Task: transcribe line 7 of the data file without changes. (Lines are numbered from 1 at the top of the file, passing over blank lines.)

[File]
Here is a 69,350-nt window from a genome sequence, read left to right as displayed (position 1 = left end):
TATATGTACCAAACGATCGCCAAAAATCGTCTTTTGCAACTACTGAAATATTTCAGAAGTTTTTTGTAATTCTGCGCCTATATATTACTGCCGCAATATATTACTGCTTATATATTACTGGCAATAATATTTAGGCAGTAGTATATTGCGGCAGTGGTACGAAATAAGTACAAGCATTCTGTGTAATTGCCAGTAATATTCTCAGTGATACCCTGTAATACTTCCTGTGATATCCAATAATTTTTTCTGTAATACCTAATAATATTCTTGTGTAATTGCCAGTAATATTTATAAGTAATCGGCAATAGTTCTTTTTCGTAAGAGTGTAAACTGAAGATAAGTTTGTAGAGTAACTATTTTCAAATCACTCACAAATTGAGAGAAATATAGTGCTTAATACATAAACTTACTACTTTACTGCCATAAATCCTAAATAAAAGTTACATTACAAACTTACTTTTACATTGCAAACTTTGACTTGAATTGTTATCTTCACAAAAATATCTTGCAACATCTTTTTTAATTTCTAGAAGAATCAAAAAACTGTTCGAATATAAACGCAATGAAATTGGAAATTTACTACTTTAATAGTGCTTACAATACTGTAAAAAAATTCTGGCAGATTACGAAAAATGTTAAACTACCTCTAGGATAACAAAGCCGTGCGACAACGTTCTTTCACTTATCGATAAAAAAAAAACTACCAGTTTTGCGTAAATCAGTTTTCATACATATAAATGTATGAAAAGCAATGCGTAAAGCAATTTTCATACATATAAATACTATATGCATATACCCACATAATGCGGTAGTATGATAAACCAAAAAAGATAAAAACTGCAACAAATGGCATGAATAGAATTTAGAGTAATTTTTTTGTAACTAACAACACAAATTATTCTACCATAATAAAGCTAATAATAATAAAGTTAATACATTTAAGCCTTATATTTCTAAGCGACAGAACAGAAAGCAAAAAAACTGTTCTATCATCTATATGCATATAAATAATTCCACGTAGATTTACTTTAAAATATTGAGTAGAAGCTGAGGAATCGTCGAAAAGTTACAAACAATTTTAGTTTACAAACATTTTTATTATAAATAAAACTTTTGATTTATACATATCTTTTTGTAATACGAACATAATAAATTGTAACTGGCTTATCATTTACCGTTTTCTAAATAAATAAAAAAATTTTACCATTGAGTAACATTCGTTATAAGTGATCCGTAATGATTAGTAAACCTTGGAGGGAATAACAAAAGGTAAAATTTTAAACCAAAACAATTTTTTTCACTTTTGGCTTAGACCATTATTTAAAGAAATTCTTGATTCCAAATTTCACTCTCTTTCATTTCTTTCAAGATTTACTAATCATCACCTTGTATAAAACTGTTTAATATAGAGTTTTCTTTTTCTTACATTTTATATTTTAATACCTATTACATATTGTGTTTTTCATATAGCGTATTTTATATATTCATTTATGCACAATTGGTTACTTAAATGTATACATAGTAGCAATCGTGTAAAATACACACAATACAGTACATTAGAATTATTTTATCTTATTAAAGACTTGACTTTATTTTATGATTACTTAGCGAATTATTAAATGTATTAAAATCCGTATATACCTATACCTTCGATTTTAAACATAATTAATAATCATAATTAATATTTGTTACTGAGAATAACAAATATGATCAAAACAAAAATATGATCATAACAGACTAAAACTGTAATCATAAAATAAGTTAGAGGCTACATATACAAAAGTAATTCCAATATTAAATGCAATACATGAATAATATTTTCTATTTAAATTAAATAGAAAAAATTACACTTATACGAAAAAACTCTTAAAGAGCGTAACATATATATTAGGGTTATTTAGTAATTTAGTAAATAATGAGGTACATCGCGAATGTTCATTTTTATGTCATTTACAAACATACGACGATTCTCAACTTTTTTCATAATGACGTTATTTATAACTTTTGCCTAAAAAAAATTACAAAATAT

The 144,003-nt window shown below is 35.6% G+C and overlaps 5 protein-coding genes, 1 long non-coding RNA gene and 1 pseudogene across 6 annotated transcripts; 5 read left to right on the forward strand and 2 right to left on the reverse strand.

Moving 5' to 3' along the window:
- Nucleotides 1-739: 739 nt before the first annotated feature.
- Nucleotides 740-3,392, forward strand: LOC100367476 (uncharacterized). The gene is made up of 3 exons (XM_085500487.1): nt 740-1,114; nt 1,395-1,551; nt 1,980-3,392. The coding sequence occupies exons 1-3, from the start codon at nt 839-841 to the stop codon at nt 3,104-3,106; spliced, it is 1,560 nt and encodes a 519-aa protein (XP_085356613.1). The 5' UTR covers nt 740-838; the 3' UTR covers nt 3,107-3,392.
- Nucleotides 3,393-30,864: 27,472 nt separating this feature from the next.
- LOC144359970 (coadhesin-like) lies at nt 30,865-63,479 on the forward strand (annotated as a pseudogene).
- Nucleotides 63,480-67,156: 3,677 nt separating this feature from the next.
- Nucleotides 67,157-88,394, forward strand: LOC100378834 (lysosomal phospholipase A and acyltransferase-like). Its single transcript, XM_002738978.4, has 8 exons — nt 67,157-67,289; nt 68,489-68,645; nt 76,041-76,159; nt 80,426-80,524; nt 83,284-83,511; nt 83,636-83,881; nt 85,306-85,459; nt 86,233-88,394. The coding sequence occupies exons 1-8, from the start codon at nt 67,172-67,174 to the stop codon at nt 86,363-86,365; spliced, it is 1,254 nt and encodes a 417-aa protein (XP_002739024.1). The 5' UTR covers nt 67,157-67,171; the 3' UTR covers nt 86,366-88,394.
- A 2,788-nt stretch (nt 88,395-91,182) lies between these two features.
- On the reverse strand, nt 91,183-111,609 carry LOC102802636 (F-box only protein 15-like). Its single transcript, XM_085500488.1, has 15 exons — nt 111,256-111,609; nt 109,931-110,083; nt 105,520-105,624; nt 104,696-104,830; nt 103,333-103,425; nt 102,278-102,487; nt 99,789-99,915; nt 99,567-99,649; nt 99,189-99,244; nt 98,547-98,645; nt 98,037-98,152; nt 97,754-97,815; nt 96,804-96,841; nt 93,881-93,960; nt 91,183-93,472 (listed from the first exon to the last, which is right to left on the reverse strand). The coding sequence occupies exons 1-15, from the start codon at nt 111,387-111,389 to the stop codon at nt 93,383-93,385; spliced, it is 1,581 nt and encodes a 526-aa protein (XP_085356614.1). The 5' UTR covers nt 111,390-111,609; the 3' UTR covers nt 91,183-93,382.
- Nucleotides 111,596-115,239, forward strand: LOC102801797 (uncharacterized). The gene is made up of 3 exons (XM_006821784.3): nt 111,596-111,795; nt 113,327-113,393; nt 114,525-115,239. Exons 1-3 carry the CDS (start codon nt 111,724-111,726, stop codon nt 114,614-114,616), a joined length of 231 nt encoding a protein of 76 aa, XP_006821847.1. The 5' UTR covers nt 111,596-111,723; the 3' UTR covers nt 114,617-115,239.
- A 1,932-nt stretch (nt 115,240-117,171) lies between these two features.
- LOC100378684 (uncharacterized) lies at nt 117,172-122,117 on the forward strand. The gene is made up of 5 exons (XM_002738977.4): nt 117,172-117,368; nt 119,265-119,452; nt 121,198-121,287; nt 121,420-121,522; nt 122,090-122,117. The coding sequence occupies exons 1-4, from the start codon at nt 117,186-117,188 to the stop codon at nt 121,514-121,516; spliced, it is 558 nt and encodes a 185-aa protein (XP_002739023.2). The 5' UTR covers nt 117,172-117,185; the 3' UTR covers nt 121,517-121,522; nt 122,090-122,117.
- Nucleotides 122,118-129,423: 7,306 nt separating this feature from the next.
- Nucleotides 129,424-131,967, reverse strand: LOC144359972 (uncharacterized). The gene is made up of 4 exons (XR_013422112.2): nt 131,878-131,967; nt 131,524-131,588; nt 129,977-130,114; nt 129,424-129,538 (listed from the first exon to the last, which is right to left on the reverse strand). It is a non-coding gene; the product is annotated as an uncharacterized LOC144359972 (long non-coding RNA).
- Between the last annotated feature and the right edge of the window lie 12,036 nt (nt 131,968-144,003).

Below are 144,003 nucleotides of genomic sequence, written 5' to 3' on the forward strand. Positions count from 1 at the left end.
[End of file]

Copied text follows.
- Nucleotides 3,393-30,864: 27,472 nt separating this feature from the next.